On Thursday 28th May we were lucky enough to welcome 4 edtech giants to our Shake & Learn webinar on edtech and lifelong learning – with over 50 people signed up! We heard from: Julien Cohen Solal, Julien Barbier, Solenne Bocquillon-Le Goaziou and Pierre Vernon.
Who were our speakers?
Julien Cohen-Solal is the CEO and Co-Founder of Kartable. Kartable is the tutoring school that offers courses and exercises in all subjects from elementary school to high school, which is now attracting over 2 million French students!
Julien Barbier is the CEO and Co-Founder of Holberton School. Julien co-founded Holberton in 2015, since which time, it has transitioned from being a coding school in San Francisco, to an ‘OS of Education’ that offers franchised campuses and education tools across the US, LatAm, Europe, Asia and Afica..
Solenne Bocquillon-Le Goaziou is the CEO and Founder of Softkids. Softkids is the platform championing the development of soft skills for children. Launched 2 years’ ago, they released their first product a year ago. And attention investors! Solenne’s looking to raise funds. 😉
Pierre Vernon is the founder of Le Jouet Simple; the children’s toy brand that launched at the start of the year. Produced in France, Pierre’s toys can be found in specialist shops and on the Internet. Pierre joked that he has never really grown up: he’s worked in children’s toys throughout his life, having even launched a power ranger at Hasbro!
When to fundraise as an edtech startup?
The question of fundraising was one which cropped up time and again during the discussion: pre-COVID, few investors were interested in edtech. But not anymore! Julien Barbier explained how now is the time to raise funds if you’re an edtech entrepreneur: remote learning brought on by the health crisis has carved out a significant market. Pierre also noted that he had been approached by quite a few funds: evidently the toy market is booming.
However, education still remains a difficult product to market. The idea of ‘selling’ education – especially in France – is somewhat uncomfortable as it is not perceived as something you may buy. This is not necessarily the case in the US or in China. There, attitudes towards paying for education is somewhat different: with expense meaning quality. Julien Barbier noted that parents in the US can pay between $2,000 and $2,500 per term just for daycare for their children!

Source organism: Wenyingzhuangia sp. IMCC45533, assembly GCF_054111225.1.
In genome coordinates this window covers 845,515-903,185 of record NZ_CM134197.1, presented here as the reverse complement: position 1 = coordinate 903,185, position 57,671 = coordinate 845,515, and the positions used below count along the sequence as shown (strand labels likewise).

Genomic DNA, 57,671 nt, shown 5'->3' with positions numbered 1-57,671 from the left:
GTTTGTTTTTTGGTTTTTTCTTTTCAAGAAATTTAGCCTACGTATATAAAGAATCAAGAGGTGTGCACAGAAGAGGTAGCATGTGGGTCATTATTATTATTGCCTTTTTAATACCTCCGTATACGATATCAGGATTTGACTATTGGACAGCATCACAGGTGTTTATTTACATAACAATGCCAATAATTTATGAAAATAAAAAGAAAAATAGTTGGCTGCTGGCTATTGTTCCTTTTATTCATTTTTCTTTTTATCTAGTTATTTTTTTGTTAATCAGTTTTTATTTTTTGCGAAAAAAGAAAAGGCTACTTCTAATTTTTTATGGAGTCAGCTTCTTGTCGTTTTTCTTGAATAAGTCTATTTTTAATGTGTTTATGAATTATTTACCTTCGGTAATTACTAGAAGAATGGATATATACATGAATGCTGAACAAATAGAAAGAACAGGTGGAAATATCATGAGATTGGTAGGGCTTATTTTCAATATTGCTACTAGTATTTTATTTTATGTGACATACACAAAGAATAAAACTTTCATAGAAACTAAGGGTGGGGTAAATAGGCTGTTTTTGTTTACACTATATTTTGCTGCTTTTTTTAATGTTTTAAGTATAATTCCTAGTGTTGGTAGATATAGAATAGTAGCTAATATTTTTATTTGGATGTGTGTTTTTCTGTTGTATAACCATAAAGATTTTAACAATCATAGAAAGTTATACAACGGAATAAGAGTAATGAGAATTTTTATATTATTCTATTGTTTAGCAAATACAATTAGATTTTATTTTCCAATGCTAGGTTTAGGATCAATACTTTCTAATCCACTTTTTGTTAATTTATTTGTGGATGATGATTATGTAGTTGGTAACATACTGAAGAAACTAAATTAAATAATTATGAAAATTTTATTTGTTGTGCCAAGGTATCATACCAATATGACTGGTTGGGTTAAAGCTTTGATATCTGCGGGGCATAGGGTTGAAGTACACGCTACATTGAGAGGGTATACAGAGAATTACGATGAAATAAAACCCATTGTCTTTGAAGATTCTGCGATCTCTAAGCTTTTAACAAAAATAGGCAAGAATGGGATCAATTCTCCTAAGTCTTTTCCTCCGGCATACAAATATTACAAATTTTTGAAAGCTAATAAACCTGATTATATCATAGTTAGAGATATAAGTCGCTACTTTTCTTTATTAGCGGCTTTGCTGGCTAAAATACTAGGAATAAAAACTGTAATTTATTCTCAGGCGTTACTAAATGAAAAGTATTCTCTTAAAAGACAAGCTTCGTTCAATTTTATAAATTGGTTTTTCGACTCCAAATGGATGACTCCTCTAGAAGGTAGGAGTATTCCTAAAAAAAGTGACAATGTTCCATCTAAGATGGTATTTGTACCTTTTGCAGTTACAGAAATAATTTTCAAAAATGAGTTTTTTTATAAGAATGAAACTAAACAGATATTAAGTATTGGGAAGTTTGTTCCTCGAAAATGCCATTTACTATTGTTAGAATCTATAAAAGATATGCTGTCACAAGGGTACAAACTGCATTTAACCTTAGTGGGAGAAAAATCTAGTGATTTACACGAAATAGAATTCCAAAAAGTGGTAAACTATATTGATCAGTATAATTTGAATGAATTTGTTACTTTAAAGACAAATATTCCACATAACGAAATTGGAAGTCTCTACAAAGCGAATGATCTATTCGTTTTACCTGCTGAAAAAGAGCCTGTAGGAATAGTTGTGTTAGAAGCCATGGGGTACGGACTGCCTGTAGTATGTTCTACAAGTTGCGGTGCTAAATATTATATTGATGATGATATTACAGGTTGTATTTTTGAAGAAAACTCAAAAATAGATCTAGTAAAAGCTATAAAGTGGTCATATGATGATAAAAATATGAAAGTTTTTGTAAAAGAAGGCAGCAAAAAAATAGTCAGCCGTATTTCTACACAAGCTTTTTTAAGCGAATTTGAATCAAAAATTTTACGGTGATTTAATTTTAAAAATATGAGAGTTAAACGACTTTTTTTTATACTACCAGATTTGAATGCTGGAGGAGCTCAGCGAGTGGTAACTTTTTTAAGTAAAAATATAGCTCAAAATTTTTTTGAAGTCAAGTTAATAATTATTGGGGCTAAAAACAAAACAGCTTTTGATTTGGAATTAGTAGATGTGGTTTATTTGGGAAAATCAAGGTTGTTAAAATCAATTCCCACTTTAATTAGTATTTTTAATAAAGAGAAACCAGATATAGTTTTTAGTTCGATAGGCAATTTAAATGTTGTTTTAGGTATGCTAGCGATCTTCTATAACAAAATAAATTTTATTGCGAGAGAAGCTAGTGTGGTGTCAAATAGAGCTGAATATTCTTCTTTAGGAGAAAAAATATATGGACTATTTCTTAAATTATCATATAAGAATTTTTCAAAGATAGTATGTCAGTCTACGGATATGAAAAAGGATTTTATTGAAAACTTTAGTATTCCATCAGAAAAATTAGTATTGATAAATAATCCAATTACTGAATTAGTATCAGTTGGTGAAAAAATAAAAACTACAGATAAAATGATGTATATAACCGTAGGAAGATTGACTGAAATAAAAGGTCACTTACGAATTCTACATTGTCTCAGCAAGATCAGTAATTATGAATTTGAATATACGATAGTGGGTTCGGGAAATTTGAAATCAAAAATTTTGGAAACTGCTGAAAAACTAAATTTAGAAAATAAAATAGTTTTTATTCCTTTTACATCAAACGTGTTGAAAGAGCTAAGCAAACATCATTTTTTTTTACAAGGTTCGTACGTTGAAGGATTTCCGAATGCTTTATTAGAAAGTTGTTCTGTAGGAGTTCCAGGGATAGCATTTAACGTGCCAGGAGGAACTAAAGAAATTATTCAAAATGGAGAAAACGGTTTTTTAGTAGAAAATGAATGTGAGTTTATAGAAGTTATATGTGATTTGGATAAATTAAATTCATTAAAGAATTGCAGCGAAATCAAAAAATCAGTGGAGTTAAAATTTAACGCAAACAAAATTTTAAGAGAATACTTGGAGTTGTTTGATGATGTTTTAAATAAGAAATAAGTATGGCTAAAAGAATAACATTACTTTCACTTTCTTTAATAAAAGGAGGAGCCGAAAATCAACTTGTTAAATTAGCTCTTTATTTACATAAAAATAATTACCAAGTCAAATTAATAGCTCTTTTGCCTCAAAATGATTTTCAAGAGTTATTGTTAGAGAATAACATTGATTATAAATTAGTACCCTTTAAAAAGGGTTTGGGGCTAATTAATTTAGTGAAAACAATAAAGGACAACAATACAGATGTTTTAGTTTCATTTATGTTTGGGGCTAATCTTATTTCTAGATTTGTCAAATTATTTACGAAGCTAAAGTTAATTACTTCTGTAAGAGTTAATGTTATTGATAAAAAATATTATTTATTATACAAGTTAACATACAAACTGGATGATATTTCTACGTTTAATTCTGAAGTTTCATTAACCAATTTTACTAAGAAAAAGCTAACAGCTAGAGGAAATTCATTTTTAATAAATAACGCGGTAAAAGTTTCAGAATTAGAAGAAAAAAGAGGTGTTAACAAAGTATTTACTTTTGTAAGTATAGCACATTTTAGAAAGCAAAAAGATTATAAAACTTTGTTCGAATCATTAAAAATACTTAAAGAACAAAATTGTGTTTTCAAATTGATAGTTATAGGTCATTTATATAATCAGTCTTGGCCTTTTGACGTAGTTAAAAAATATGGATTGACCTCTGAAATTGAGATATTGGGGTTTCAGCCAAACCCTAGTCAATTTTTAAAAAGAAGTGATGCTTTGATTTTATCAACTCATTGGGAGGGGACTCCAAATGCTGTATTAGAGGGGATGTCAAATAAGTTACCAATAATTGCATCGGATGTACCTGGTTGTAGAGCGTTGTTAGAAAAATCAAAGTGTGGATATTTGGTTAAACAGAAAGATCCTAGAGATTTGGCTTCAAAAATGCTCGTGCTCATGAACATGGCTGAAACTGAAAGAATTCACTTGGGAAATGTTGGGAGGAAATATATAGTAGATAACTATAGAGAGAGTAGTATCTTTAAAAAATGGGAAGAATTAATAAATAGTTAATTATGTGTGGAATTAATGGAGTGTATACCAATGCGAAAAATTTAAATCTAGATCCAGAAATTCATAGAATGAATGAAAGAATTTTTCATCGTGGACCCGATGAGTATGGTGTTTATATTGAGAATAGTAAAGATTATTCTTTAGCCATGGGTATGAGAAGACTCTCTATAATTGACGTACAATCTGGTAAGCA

In the US, depending on the states, the only college (university) level education which is free is that of community colleges and these are reputed to be fairly sub-par.
Edtech around the world
Clearly, there are some significant cultural differences between the US and France. But what about the rest of the world? We’ve already noted Holberton School’s expansion into LatAm.
One huge continent that attracts all speakers’ interest is Africa. With the whole continent reliant upon mobile banking (in a way we are just starting to see peek through in the US) – Africa was coined a ‘champion of tomorrow’ by the speakers. But it remains to be seen whether edtech will penetrate the African market; while their ecosystem is financially innovative, there is doubtless significant socio-economic disparity between Africa and France/US which might hinder edtech’s appeal.
However, in terms of expanding your edtech internationally, all speakers convened upon the fact that this is something you should not fear! While you will need to develop your product differently, there is a worldwide need for education. And as Julien Cohen noted: if you launch a great product for the French market but are too afraid to launch an English version (for example) what’s to stop someone stealing the product and adapting it for English speakers?!
In conclusion, edtech = tech for good. It doesn’t have to be something for pushy middle-class parents (as it is often perceived to be); instead, it can replace parents and teachers when they cannot manage. Of course, all children need face-to-face contact: but in the same way that the introduction of tech has massively innovated virtually all industries, why should the education industry be any different?
If you’d like to learn more about the work of these speakers, check out their websites and their LinkedIn profiles:
Watch the webinar replay on YouTube.
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